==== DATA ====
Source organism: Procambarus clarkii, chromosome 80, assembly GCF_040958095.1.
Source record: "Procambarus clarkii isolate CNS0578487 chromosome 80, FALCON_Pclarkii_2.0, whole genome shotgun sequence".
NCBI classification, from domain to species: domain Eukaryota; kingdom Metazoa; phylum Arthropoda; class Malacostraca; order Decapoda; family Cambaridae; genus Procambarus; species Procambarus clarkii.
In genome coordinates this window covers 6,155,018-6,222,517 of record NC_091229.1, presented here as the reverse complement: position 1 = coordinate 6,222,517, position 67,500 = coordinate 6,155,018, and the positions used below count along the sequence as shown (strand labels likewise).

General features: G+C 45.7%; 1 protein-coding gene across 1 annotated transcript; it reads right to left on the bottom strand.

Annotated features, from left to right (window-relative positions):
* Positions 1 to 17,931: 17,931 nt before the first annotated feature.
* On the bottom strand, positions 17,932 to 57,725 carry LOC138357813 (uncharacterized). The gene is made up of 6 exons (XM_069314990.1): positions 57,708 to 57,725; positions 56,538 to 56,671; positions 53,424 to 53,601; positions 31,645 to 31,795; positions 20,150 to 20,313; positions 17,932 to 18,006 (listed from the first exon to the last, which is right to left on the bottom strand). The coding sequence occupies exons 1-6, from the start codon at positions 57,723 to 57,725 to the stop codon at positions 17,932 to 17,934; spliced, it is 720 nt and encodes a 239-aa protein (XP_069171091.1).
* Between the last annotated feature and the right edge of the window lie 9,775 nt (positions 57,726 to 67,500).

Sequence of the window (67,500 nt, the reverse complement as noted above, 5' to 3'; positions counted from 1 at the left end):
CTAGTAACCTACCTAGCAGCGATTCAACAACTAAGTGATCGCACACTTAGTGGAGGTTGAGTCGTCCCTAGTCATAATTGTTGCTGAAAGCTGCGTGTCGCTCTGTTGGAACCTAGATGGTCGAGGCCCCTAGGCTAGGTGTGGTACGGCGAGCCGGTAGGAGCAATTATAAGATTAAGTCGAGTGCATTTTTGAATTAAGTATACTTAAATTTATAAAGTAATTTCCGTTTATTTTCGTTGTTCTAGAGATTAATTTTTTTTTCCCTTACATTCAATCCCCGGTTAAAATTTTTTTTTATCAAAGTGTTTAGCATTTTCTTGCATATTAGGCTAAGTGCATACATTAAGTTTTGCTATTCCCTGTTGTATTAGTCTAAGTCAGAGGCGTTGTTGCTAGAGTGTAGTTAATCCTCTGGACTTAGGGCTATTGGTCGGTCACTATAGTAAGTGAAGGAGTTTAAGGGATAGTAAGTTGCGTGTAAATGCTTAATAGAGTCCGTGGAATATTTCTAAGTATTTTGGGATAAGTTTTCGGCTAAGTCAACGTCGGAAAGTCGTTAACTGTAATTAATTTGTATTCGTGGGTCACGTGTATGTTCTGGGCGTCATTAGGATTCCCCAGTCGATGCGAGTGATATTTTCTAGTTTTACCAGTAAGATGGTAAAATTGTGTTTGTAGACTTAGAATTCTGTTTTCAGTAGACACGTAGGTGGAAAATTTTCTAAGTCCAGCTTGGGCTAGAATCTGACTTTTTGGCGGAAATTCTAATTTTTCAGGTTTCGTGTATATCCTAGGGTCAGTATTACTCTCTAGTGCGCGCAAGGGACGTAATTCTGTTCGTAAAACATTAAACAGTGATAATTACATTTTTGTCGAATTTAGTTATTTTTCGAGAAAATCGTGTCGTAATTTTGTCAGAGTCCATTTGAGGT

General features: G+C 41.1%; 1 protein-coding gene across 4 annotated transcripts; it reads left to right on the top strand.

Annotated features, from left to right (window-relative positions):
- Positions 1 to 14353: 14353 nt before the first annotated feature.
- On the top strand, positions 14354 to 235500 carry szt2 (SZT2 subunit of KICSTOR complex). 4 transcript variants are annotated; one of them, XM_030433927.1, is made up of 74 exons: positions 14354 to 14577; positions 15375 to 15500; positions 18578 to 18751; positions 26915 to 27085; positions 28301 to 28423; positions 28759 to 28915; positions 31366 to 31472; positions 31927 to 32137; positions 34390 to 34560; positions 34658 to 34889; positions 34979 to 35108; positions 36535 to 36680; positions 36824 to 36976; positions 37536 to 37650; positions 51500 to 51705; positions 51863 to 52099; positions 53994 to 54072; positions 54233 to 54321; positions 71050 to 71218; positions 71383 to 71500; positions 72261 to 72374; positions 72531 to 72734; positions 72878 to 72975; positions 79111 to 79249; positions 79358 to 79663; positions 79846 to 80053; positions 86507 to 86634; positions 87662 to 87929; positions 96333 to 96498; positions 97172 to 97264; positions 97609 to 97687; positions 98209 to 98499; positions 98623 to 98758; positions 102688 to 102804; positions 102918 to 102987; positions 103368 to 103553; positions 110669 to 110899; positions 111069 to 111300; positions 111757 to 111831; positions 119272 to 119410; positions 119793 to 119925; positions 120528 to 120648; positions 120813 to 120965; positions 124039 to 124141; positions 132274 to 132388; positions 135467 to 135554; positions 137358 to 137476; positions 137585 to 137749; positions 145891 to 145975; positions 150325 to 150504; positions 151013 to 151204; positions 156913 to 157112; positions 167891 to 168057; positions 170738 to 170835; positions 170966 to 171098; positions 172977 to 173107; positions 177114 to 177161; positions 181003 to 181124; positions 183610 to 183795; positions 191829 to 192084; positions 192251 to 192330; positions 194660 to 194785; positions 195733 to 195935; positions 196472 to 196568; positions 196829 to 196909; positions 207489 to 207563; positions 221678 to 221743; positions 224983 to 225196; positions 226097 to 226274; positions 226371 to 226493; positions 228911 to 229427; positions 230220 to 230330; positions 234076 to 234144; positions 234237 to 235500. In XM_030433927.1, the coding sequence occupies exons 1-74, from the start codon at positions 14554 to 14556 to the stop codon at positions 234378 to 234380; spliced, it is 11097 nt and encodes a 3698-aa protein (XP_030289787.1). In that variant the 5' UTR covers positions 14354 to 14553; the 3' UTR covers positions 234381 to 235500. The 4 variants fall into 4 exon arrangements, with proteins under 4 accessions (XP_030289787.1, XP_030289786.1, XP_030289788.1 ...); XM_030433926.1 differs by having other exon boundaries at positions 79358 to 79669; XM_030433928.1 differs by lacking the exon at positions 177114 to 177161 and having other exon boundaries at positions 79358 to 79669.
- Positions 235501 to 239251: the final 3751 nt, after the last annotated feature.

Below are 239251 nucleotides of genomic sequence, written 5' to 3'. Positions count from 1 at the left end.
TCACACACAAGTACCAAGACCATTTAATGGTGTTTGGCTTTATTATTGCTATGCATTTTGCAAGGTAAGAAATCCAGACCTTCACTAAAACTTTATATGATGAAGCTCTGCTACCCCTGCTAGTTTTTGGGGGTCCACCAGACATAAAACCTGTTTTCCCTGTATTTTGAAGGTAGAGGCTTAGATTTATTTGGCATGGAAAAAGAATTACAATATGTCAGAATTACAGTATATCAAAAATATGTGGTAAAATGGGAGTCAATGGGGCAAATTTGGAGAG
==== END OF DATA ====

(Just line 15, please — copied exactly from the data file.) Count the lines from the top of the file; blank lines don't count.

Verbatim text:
- On the top strand, positions 14354 to 235500 carry szt2 (SZT2 subunit of KICSTOR complex). 4 transcript variants are annotated; one of them, XM_030433927.1, is made up of 74 exons: positions 14354 to 14577; positions 15375 to 15500; positions 18578 to 18751; positions 26915 to 27085; positions 28301 to 28423; positions 28759 to 28915; positions 31366 to 31472; positions 31927 to 32137; positions 34390 to 34560; positions 34658 to 34889; positions 34979 to 35108; positions 36535 to 36680; positions 36824 to 36976; positions 37536 to 37650; positions 51500 to 51705; positions 51863 to 52099; positions 53994 to 54072; positions 54233 to 54321; positions 71050 to 71218; positions 71383 to 71500; positions 72261 to 72374; positions 72531 to 72734; positions 72878 to 72975; positions 79111 to 79249; positions 79358 to 79663; positions 79846 to 80053; positions 86507 to 86634; positions 87662 to 87929; positions 96333 to 96498; positions 97172 to 97264; positions 97609 to 97687; positions 98209 to 98499; positions 98623 to 98758; positions 102688 to 102804; positions 102918 to 102987; positions 103368 to 103553; positions 110669 to 110899; positions 111069 to 111300; positions 111757 to 111831; positions 119272 to 119410; positions 119793 to 119925; positions 120528 to 120648; positions 120813 to 120965; positions 124039 to 124141; positions 132274 to 132388; positions 135467 to 135554; positions 137358 to 137476; positions 137585 to 137749; positions 145891 to 145975; positions 150325 to 150504; positions 151013 to 151204; positions 156913 to 157112; positions 167891 to 168057; positions 170738 to 170835; positions 170966 to 171098; positions 172977 to 173107; positions 177114 to 177161; positions 181003 to 181124; positions 183610 to 183795; positions 191829 to 192084; positions 192251 to 192330; positions 194660 to 194785; positions 195733 to 195935; positions 196472 to 196568; positions 196829 to 196909; positions 207489 to 207563; positions 221678 to 221743; positions 224983 to 225196; positions 226097 to 226274; positions 226371 to 226493; positions 228911 to 229427; positions 230220 to 230330; positions 234076 to 234144; positions 234237 to 235500. In XM_030433927.1, the coding sequence occupies exons 1-74, from the start codon at positions 14554 to 14556 to the stop codon at positions 234378 to 234380; spliced, it is 11097 nt and encodes a 3698-aa protein (XP_030289787.1). In that variant the 5' UTR covers positions 14354 to 14553; the 3' UTR covers positions 234381 to 235500. The 4 variants fall into 4 exon arrangements, with proteins under 4 accessions (XP_030289787.1, XP_030289786.1, XP_030289788.1 ...); XM_030433926.1 differs by having other exon boundaries at positions 79358 to 79669; XM_030433928.1 differs by lacking the exon at positions 177114 to 177161 and having other exon boundaries at positions 79358 to 79669.